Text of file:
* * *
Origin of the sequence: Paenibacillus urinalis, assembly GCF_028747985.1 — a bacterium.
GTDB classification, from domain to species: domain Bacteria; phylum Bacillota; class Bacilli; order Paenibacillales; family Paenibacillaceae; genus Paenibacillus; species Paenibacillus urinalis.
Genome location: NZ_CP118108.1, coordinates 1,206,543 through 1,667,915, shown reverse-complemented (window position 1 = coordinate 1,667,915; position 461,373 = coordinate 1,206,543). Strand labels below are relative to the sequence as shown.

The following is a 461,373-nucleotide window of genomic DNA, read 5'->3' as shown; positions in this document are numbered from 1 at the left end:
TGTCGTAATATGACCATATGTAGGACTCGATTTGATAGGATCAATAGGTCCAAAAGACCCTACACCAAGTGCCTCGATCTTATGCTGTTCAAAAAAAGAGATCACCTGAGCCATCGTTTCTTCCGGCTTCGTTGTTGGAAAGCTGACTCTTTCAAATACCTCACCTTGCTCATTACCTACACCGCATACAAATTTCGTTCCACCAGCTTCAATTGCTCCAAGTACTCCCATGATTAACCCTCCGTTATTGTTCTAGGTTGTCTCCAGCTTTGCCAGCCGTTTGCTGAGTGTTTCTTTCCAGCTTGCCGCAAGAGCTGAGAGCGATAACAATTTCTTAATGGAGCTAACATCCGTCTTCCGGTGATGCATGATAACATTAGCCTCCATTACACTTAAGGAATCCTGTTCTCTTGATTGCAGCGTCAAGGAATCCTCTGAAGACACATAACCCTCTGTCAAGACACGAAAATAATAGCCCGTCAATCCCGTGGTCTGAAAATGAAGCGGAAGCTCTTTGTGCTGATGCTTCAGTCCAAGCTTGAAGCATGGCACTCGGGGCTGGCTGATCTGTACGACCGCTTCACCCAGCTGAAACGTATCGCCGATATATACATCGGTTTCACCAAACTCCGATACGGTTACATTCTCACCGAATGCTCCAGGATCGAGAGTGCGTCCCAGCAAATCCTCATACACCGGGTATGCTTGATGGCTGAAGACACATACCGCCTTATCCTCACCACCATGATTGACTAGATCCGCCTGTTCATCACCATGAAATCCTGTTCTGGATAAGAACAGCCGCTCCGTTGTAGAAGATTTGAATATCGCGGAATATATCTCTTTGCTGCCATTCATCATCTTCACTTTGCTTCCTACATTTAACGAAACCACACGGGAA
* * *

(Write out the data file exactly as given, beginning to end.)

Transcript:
Origin of the sequence: Paenibacillus urinalis, assembly GCF_028747985.1 — a bacterium.
GTDB classification, from domain to species: domain Bacteria; phylum Bacillota; class Bacilli; order Paenibacillales; family Paenibacillaceae; genus Paenibacillus; species Paenibacillus urinalis.
Genome location: NZ_CP118108.1, coordinates 1,206,543 through 1,667,915, shown reverse-complemented (window position 1 = coordinate 1,667,915; position 461,373 = coordinate 1,206,543). Strand labels below are relative to the sequence as shown.

The following is a 461,373-nucleotide window of genomic DNA, read 5'->3' as shown; positions in this document are numbered from 1 at the left end:
TGTCGTAATATGACCATATGTAGGACTCGATTTGATAGGATCAATAGGTCCAAAAGACCCTACACCAAGTGCCTCGATCTTATGCTGTTCAAAAAAAGAGATCACCTGAGCCATCGTTTCTTCCGGCTTCGTTGTTGGAAAGCTGACTCTTTCAAATACCTCACCTTGCTCATTACCTACACCGCATACAAATTTCGTTCCACCAGCTTCAATTGCTCCAAGTACTCCCATGATTAACCCTCCGTTATTGTTCTAGGTTGTCTCCAGCTTTGCCAGCCGTTTGCTGAGTGTTTCTTTCCAGCTTGCCGCAAGAGCTGAGAGCGATAACAATTTCTTAATGGAGCTAACATCCGTCTTCCGGTGATGCATGATAACATTAGCCTCCATTACACTTAAGGAATCCTGTTCTCTTGATTGCAGCGTCAAGGAATCCTCTGAAGACACATAACCCTCTGTCAAGACACGAAAATAATAGCCCGTCAATCCCGTGGTCTGAAAATGAAGCGGAAGCTCTTTGTGCTGATGCTTCAGTCCAAGCTTGAAGCATGGCACTCGGGGCTGGCTGATCTGTACGACCGCTTCACCCAGCTGAAACGTATCGCCGATATATACATCGGTTTCACCAAACTCCGATACGGTTACATTCTCACCGAATGCTCCAGGATCGAGAGTGCGTCCCAGCAAATCCTCATACACCGGGTATGCTTGATGGCTGAAGACACATACCGCCTTATCCTCACCACCATGATTGACTAGATCCGCCTGTTCATCACCATGAAATCCTGTTCTGGATAAGAACAGCCGCTCCGTTGTAGAAGATTTGAATATCGCGGAATATATCTCTTTGCTGCCATTCATCATCTTCACTTTGCTTCCTACATTTAACGAAACCACACGGGAA